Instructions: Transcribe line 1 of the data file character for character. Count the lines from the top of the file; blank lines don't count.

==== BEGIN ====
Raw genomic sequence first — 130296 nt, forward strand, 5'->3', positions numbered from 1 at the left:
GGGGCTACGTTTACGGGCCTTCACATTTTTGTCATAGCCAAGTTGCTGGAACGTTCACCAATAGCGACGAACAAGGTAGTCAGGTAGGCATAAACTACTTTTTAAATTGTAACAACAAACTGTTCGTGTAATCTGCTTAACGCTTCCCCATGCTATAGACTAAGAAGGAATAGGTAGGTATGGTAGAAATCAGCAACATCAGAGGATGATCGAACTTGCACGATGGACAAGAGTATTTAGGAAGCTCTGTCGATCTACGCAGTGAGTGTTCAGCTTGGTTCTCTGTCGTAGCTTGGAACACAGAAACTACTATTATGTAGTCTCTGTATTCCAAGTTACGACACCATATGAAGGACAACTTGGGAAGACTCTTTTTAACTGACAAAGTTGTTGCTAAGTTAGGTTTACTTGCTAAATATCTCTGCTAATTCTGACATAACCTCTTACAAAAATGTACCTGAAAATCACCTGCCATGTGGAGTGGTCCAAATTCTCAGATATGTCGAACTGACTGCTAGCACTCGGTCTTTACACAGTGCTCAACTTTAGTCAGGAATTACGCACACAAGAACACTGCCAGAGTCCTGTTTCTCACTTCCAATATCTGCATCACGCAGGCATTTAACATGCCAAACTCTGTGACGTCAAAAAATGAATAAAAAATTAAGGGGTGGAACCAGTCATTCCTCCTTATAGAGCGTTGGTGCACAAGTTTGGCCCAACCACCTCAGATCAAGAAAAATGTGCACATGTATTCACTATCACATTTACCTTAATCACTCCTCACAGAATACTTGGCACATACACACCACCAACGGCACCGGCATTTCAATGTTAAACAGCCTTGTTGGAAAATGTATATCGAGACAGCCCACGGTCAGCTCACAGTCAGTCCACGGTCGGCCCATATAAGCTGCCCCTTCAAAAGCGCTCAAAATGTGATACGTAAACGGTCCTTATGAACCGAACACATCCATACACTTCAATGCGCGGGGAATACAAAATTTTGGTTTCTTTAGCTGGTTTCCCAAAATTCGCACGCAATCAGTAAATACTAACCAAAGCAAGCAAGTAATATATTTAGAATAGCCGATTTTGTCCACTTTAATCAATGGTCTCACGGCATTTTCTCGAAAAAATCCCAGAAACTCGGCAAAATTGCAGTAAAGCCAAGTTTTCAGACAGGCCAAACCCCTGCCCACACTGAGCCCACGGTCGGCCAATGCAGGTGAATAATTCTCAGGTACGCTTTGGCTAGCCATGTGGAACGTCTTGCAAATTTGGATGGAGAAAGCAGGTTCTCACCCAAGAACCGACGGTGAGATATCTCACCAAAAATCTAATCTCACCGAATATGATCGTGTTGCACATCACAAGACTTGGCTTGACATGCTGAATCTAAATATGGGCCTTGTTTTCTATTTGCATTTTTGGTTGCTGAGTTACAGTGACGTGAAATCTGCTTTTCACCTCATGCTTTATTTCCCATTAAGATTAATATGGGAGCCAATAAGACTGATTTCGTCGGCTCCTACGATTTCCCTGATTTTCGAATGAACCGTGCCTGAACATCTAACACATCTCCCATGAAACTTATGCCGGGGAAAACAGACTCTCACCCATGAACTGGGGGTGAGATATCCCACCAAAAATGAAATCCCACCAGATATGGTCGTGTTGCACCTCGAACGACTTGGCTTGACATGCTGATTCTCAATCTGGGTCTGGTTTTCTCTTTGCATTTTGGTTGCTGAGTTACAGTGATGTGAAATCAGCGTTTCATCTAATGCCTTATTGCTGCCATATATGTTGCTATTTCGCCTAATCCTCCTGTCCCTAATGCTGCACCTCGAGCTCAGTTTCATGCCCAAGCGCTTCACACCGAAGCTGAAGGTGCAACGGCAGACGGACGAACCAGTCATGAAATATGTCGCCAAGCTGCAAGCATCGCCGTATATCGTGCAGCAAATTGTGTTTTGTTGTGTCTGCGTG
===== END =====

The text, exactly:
Raw genomic sequence first — 130296 nt, forward strand, 5'->3', positions numbered from 1 at the left: